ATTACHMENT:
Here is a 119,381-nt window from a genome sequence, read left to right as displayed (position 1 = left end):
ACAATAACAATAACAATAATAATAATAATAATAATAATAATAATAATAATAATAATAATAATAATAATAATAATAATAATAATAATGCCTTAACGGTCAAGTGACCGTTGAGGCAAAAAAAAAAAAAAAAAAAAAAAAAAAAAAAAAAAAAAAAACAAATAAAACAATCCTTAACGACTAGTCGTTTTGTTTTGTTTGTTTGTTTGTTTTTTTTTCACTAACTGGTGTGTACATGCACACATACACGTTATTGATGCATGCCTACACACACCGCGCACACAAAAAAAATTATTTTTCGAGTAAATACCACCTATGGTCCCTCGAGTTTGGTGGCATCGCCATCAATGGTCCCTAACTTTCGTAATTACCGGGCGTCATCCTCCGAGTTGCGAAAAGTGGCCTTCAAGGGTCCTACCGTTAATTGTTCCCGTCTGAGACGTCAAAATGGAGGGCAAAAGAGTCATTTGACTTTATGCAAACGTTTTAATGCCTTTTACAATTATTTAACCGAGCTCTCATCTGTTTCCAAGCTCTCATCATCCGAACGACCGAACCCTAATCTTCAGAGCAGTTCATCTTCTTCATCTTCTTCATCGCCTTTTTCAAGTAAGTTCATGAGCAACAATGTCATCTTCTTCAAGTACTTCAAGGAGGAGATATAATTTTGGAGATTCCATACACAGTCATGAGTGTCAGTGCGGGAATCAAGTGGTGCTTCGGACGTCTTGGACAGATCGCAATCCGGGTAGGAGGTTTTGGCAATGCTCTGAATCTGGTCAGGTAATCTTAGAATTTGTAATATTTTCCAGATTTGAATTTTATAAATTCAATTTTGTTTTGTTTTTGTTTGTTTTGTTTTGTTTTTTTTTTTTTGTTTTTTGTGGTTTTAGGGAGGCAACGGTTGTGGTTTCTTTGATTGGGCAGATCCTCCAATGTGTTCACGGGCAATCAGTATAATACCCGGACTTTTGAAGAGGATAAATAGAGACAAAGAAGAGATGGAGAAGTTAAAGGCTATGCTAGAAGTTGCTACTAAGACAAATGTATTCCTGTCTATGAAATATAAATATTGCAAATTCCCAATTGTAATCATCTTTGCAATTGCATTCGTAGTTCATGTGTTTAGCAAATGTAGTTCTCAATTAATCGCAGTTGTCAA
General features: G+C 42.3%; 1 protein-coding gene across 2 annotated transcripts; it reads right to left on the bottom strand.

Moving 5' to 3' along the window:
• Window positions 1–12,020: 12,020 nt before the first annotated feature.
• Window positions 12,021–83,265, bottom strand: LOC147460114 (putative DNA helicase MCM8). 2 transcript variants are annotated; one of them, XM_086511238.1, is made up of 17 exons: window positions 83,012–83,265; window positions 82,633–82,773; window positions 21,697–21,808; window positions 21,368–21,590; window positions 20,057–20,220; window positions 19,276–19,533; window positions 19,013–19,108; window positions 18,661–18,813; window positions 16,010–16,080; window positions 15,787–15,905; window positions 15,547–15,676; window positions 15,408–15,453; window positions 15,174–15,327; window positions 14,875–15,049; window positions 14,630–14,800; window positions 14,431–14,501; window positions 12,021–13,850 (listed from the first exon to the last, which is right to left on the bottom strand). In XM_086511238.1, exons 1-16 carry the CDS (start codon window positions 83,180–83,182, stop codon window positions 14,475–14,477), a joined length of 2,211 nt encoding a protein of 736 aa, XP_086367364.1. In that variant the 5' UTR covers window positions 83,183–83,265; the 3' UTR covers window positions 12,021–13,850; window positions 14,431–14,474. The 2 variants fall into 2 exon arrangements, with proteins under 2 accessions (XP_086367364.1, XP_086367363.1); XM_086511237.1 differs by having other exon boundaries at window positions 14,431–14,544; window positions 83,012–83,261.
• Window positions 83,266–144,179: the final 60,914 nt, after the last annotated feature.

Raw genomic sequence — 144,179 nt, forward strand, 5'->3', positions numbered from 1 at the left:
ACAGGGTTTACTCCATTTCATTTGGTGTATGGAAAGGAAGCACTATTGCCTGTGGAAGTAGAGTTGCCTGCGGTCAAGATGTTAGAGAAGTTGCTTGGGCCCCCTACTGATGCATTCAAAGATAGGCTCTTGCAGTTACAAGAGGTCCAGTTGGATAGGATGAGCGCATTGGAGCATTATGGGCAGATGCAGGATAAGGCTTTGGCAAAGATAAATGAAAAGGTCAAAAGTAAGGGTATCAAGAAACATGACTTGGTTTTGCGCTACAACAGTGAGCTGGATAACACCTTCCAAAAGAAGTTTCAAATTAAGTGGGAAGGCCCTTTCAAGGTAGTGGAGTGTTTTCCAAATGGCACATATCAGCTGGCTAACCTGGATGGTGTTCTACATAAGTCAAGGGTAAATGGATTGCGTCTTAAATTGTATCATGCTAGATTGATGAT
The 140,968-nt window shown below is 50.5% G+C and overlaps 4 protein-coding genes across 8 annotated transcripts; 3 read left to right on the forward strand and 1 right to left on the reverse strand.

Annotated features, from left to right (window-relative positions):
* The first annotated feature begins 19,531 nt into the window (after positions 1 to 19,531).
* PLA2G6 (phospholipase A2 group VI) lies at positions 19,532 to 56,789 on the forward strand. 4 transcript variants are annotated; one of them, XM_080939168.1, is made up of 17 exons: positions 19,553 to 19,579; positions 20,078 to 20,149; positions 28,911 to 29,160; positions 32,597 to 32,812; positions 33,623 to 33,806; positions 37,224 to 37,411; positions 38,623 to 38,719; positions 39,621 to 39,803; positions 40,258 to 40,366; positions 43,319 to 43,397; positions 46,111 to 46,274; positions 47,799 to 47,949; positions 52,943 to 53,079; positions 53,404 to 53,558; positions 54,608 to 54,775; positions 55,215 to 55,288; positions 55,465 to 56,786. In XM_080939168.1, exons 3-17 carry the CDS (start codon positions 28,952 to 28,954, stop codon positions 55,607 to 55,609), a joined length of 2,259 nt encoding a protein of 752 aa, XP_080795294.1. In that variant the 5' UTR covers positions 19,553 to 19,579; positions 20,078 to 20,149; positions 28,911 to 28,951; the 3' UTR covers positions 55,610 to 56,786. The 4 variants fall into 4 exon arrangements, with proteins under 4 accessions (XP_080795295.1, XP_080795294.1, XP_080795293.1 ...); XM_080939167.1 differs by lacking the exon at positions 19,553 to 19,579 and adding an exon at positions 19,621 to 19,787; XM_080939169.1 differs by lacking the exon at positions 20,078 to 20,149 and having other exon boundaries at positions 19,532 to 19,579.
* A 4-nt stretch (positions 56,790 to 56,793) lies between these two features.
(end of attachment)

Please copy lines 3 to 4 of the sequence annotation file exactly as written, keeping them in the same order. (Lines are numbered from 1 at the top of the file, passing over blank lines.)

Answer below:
General features: G+C 42.3%; 1 protein-coding gene across 2 annotated transcripts; it reads right to left on the bottom strand.

Moving 5' to 3' along the window: